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Financial Aid Primer: #2. Financial Aid Acronyms and Terms


As you go through the financial aid application process, you’ll encounter many acronyms and phrases that will be new to you.  Knowing what the basics mean will help you to get through the process more quickly and successfully.  So, following is a brief “cheat sheet” with key acronyms along with their explanations.
FAFSAFree Application for Federal Student Aid.  As mentioned in the previous financial aid blog post, the FAFSA is the first step in applying for financial aid.  The application requires basic financial information that helps college financial aid offices decide what your need is and how much federal aid you should receive.  The on-line application can be found at and becomes available on January 1st of the year of matriculation.
FAFSA PIN:  Before filling out your FAFSA application, the student and parent must first get a personal identification number (PIN).  You can get this PIN by going to
CSS PROFILE:  A form required by selected colleges and universities which requests more detailed financial information to supplement the data provided on the FAFSA.  While the FAFSA is used to determine the awarding of federal aid, the PROFILE is used to assess the allocation of institutional aid (funds from the school itself).  The PROFILE is administered by The College Board, and can be accessed by going to  Note that not all schools ask for submission of the PROFILE.  Many simply rely on the FAFSA for their information, and in some cases, schools will ask you to fill out their own proprietary form in place of the PROFILE.
SAR: Student Aid Report.  All students who file a FAFSA will receive a SAR.  The SAR reflects the information that the family provided on the FAFSA as well as what the government believes the family should provide to fund the student’s college education (EFC – see below).
ISIR: Institutional Student Information Record. ISIRs are electronically transmitted to colleges and contain processed student information reported on the FAFSA.  This is the equivalent of the SAR, but for colleges instead of students.
IDOC:  Institutional Documentation Service. IDOC is a service provided by The College Board that collects, scans, and bundles students’ financial aid supporting documentation and submits that information to participating colleges.  Students will be notified by the institution to which they are applying if they should use the IDOC service.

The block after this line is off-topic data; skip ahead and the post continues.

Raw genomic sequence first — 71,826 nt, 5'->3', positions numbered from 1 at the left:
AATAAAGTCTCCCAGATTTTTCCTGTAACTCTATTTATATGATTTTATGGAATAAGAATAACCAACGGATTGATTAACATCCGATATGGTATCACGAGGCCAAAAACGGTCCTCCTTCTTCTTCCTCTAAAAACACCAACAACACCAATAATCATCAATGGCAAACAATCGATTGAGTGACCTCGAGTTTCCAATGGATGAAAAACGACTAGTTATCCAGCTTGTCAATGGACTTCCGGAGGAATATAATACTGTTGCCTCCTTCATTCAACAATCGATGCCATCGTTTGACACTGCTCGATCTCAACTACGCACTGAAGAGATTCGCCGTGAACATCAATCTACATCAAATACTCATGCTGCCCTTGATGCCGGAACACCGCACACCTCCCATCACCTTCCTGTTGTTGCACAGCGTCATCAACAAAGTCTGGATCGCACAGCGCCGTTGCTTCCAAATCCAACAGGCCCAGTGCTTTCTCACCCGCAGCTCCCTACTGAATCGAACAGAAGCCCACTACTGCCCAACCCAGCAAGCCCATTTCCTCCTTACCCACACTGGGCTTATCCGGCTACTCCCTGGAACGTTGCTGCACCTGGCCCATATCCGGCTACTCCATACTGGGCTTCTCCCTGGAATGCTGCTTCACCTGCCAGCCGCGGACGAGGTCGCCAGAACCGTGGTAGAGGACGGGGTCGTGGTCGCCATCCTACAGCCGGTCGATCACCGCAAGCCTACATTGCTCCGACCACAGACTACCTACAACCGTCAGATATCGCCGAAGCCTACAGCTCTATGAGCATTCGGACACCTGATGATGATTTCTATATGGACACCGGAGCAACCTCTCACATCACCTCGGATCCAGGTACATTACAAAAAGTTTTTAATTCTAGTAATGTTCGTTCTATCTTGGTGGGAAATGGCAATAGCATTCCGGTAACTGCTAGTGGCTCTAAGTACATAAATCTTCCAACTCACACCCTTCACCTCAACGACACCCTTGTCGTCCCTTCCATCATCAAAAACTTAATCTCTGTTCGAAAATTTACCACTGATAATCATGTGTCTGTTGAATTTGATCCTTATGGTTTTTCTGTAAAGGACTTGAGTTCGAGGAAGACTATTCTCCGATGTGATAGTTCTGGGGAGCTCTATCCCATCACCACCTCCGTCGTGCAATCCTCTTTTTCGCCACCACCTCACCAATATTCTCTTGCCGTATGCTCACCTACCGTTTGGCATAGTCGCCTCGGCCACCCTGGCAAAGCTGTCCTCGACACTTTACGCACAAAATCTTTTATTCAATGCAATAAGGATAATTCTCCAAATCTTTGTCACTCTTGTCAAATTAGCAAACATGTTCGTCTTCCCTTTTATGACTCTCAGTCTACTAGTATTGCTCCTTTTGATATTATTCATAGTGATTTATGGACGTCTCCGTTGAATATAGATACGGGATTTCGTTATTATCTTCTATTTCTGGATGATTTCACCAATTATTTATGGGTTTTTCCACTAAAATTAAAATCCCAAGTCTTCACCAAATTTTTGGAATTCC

EFC: Expected Family Contribution. Using the financial information that is provided in the FAFSA by the family and employing a set federal methodology, the government determines the amount of money it feels the family can contribute to the student’s education.  Based on this number, financial aid offices will then establish a student’s level of need and allocate (or not) additional federal funds to help pay for the student’s education.  Institutions that use PROFILE, may determine a different EFC based on their own methodology for the awarding of institutional dollars.
COA or COE: Cost of Attendance or Cost of Education.  This is used by financial aid offices and represents the fully-loaded cost of attending college for one school year.  It includes: tuition, room, board, books, supplies, travel, and personal expenses. The COA/COE is different at each institution and for each student, since individual student circumstances vary.
How do colleges establish the baseline for what your need is to attend their institution?  Using the acronyms we just learned, it’s a very simple equation:


Need-Based Aid: This is aid awarded to students and families based on estimated need as established by information given either on the FAFSA or PROFILE.
Merit Aid: Colleges want to build their classes around certain types of students.  Merit aid is awarded by colleges to students who they would like to have on campus because of their special abilities and characteristics.  Colleges can decide to award merit aid for any number of reasons including academic, scholastic, and arts achievement.  Some schools have clear guidelines about what it takes to earn a merit scholarships, but the awarding of merit aid is mostly unpredictable.
Gap:  Not all schools are able to meet the full need of students as established by the FAFSA or PROFILE process.  The “gap” is the amount of unmet need in the aid package between the Cost of Attendance and the Expected Family Contribution.  If full need is met by a school, then the “gap” is zero.


Professional Judgment:  This refers to the authority of a school’s financial aid administrator to make adjustments to the data elements on the FAFSA and to override a student’s dependency status. The net affect of Professional Judgment may be an adjustment to the EFC which can ultimately alter the make-up of the financial aid award.
This list is a good start as we begin to dig a little further into the world of financial aid.  Use it when you file for financial aid, and reference it as you read through future blog posts about financial aid.
Andrea Aronson
College Admissions Advisor, Westfield, NJ


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